Epicurean Communities of the Ancient World

  • School at LAMPSACUS (modern Northwestern Turkey) Founded by Epicurus

    The GARDEN (O KHΠOΣ) of ATHENS (Central Greece) Founded by Epicurus

    Community in CORINTH (Peloponnese peninsula, Greece)

    Community in CHALCIS (Euboea island, Greece)

    Community in THEBES (Boeotia, Central Greece)

    Community in THESSALONIKI (Macedonia region, Greece)

    Community in KOS (Southeastern island of Greece)

    School at RHODES (Southeastern island of Greece)

    School at AMASTRIS (Northern Turkey) Founded by Tiberius Claudius Lepidus

    Community in TARSUS (Northwest Turkey)

    Community in PERGAMON (Western Turkey)

    Community in COLOPHON (Western Turkey)

    Community in EPHESUS (Southwestern Turkey)

    School at MILETUS (Southwestern Turkey) Founded by Demetrius Laco

    Community in OINOANDA (Southwestern Turkey) Supported by Diogenes

    Community in RHODIAPOLIS (Southwestern Turkey)

    School at ANTIOCH (South-central Turkey) Founded by Philonides

    School at APAMEIA (Western Syria) Lead by Aurelius Belius Philippus

    Community at SIDON (Lebanon)

    Community at TYRE (Lebanon)

    Community in ALEXANDRIA (City of Alexander III of Macedon in Egypt)

    Community in OXYRHYNCHUS (Southern Egypt)

    School at NAPLES (Southwestern Italy) Founded by Siro

    Community in HERCULANEUM (Southwestern Italy) Lead by Philodemus

    Community in ROME (Western Italy) Inspired by Albucius

    Community in AUGUSTODUNUM (Eastern France) Inspired by Albucius

    [Epicurus'] philosophy rode this tide. It had reached Alexandria even before his arrival in Athens. By the second century it was flourishing in Antioch and Tarsus, had invaded Judaea, and was known in Babylon. Word of it had reached Rome while Epicurus was still living, and in the last century B.C. it swept over Italy.” (De Witt, Epicurus and His Philosophy 29)

    Both Thessalonica and Corinth must have been strongholds of Epicureanism.” (Ibid. 338)

    After the third century BCE there were Epicurean centres in Asia Minor, Syria, and Egypt: adherents, identified from their cities, came from Tyre, Sidon, Tarsus, and Alexandria. Epicureanism also expanded west. […] The existence of communities in the Naples region is attested by both Horace and Vergil. […] Epicureanism can be attested in a board variety of locations: Herculanem, Sorrento, Rhodes, Cos, Pergamon, Oenoanda (the Lycus valley), Apameia (Syria), Rhodiapolis, and Amastris (Bithynia). Locations like Athens and Oxyrhynchus provide evidence for the preservation of Epicurean writing, as well as Herculaneum. […] Asia Minor (notably Ephesus, Alexandria, and Syria are all suggested as prime candidates for its location.” (King, Epicureanism and the Gospel of John: A Study of Their Compatibility 11-13)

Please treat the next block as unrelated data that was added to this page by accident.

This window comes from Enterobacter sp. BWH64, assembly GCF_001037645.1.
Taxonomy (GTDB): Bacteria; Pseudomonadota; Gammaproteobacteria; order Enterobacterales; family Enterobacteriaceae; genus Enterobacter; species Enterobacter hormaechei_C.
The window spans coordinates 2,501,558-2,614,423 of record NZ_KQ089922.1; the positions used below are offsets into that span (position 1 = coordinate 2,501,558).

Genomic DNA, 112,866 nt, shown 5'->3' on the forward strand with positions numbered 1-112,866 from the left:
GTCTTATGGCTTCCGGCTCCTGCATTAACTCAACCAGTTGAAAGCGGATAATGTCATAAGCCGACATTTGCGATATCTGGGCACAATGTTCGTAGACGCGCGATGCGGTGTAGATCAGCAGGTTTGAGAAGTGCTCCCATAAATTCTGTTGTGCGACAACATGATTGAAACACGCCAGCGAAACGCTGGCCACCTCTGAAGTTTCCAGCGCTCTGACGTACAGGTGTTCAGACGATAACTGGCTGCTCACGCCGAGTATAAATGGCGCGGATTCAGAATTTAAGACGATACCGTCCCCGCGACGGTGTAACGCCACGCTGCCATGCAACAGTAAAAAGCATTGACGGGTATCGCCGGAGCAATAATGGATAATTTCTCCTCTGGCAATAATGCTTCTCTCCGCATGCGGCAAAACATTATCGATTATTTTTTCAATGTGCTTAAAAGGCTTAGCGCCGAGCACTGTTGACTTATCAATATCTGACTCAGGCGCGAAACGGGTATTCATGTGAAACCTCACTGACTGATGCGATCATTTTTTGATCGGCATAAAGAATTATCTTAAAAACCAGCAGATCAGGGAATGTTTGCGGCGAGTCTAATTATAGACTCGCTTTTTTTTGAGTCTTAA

It will be worth our while to observe how admirably Epicureanism was equipped for the penetration of Asia. As mentioned already, the branch school at Lampsacus was strategically situated for dissemination of the creed along the coast of the Black Sea. On the west coast of Asia there was another school at Mytilene […] Still further to the south was the original school at Colophon, close to Ephesus. […] The gateway to Asia, however, had been open to the cred of Epicurus for three centuries before Paul’s time and Tarsus was a center of Epicureanism. […] Epicureanism was the court philosophy of Antioch during the reigns of at least two kings of Syria, Antiochus Epiphanes and Demetrius Soter." (Ibid. 62)

    In it he attests the widespread Epicurean communities of Athens, and Chalcis and Thebes in Boeotia.” (The Cambridge Companion to Epicureanism 20)

    "We meet Epicureans not just in Athens, where they were amongst Paul's audiences, but we also come across Epicurean communities in the West, in Herculaneum or Sorrento, in the East, on Rhodes and Cos, in Pergamon, Lycian Oinoanda, Syrian Apameia, in remote southern Lycian Rhodiapolis or in Amastris in Bithynia on the Black Sea. (Ibid. 48)

    "It has recently been discovered that the extensive mosaic floor in the House of the Greek Authors in Autun (ancient Augustodunum) includes portraits of Epicurus and Metrodorus (Blanchard-Lemee and Blanchard 1993; Frischer 2006: paragraphs 10-20)." (Gordon, The Invention and Gendering of Epicurus 141)

  • Thank you for setting this up Nate!

    Note also: There is a copy of this map in the Gallery section with several comments here: Epicurean Communities of the Ancient World

    The reason for posting this thread is that the graphic and associated research is apt to draw a lot of comment over time, and it will be easier to keep track of that if we handle it here in a discussion thread